William Cornwallis: Paradoxes and Encomions
Better known for his pioneering use of Montaigne’s method and his contribution to the history of the English essay, Sir William Cornwallis the younger (c. 1579-1614) also wrote paradoxes, of which ten are extant. Six were published posthumously. Critics widely underline his modest attitude towards his paradoxes and Cornwallis himself, in a letter to his kinsman and legal agent John Hobart confessed that “in keepinge them secreatt [I] have sh[ew]/ed some littill discretion: I knowe their weaknes to/vnmeet obieackts for your Syght […] & the inteant whearfore I seant them was one[ly] to Paralell christmas games” (Bennett 1931, 220). Cornwallis was following a literary fashion: his friend John Donne wrote his own paradoxes in the early 1590s (Peters 1980, xv), while Munday’s translation of Ortensio Lando’s Paradossi via Estienne’s French translation had appeared in 1593.
Around 1600, Cornwallis composed four paradoxes, “That a great redd nose is an ornament to the face”, “That it is a happines to be in debt”, “That miserie is true Fœlicity” and “That Inconstancy is more commendable then Constancie”, which remained in manuscript form until 1931 when they were published by R.E. Bennett.
In 1616, two years after Cornwallis’s death, Richard Hawkins published Essayes or rather, Encomions, prayses of sadnesse: and of the emperour Iulian the Apostata. By Sir William Cornewallis, the younger knight (At London: Printed by George Purslowe, for Richard Hawkins, and are to be sold at his shop in Chauncery lane, neere Seriants Inne, 1616), featuring only two paradoxes (on sadness and on the Emperor Julian) which he got possession of in 1614. In the same year, Thomas Thorpe published an anonymous collection titled Essayes of Certaine Paradoxes (At London, Printed for Th. Thorp 1616): it contained four new texts, “The prayse of King Richard the third” (although the authorship of the text has been debated), “The prayse of the French Pockes”, “The prayse of Nothing” (both translations, respectively of Gaspar Lucas Hidalgo’s “[Discurso] Que trata de las excelencias de las bubas” and of Jean Passerat’s Latin poem Nihil), and “That it is good to be in debt”, which were reissued in 1617 by Richard Hawkins in a new edition with the original 1616 version of Essays or rather, Encomions. He also kept the title-page of the latter to separate the two parts of the volume while the new general title-page read Essays of Certaine Paradoxes. The second impression, inlarged (London: Printed for Richard Hawkins, and are to be sold at his Shop neare Serjeants-Inne in Chancery-Lane) (Bennett 1933, 198).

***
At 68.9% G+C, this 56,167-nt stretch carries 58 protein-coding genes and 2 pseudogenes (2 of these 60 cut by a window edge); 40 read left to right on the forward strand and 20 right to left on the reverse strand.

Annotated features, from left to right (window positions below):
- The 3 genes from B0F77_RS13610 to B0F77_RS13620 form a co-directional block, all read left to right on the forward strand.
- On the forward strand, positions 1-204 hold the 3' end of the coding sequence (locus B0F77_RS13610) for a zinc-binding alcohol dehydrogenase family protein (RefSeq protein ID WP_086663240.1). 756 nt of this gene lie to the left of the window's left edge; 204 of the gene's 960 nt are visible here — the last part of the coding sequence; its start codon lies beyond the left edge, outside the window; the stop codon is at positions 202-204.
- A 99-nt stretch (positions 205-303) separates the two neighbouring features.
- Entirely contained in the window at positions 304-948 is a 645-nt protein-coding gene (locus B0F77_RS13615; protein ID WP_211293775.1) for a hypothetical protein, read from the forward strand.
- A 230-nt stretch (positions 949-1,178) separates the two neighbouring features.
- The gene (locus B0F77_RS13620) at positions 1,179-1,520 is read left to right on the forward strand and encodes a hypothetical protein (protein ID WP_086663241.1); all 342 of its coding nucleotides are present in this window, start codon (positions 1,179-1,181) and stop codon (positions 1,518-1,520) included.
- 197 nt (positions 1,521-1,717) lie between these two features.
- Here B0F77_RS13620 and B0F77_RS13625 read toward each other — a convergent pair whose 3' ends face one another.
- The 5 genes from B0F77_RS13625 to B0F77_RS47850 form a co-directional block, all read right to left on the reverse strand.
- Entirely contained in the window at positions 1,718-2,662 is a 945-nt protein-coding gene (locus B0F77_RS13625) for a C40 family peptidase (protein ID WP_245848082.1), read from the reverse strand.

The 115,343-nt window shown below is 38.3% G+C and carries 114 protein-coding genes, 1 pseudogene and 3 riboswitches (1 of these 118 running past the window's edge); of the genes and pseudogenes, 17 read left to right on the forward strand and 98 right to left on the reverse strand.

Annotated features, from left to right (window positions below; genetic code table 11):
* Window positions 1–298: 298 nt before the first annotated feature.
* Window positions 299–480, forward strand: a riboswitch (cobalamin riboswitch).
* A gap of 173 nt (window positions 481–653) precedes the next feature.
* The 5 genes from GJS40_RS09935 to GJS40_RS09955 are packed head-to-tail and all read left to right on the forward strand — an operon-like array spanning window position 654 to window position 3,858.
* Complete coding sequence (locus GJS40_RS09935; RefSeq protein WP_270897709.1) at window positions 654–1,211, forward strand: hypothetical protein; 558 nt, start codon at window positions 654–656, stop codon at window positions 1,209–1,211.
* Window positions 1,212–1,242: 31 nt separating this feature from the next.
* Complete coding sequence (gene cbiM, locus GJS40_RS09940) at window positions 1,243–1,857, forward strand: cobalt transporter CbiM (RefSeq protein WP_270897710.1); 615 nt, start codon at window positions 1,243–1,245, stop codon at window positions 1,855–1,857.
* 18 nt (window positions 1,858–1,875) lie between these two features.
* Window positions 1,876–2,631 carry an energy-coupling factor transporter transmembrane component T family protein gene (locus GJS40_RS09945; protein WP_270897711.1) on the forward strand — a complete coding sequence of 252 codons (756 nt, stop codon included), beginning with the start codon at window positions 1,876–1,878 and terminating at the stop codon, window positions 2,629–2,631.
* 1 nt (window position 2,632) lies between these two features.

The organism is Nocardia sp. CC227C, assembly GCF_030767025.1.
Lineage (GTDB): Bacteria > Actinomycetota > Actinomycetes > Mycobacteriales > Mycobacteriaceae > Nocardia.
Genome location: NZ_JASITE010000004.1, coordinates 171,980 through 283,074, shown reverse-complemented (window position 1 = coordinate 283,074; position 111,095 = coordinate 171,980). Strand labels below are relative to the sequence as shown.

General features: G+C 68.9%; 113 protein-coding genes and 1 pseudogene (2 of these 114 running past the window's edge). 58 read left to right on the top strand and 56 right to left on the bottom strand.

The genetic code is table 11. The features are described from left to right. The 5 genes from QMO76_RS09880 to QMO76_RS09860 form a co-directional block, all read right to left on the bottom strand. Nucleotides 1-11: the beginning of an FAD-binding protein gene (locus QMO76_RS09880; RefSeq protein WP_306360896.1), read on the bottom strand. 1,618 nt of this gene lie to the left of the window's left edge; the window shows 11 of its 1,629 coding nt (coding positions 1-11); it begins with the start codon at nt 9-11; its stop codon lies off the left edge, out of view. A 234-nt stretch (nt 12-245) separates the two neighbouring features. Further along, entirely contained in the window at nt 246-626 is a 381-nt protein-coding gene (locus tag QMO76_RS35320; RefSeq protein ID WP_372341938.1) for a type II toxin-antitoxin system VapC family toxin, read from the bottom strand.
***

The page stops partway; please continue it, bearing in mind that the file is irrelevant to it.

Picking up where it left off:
Bennet, R.E. (1931), “Four Paradoxes by Sir William Cornwallis, the Younger”, Harvard Studies and Notes in Philology and Literature 13, 219-40.
Bennet, R.E. (1933), “The Publication of Cornwallis’s Essayes and Paradoxes”, The Review of English Studies 34 (9), 197-8.
Peters Helen (ed.) (1980), Paradoxes and Problems by John Donne, Oxford: Clarendon Press.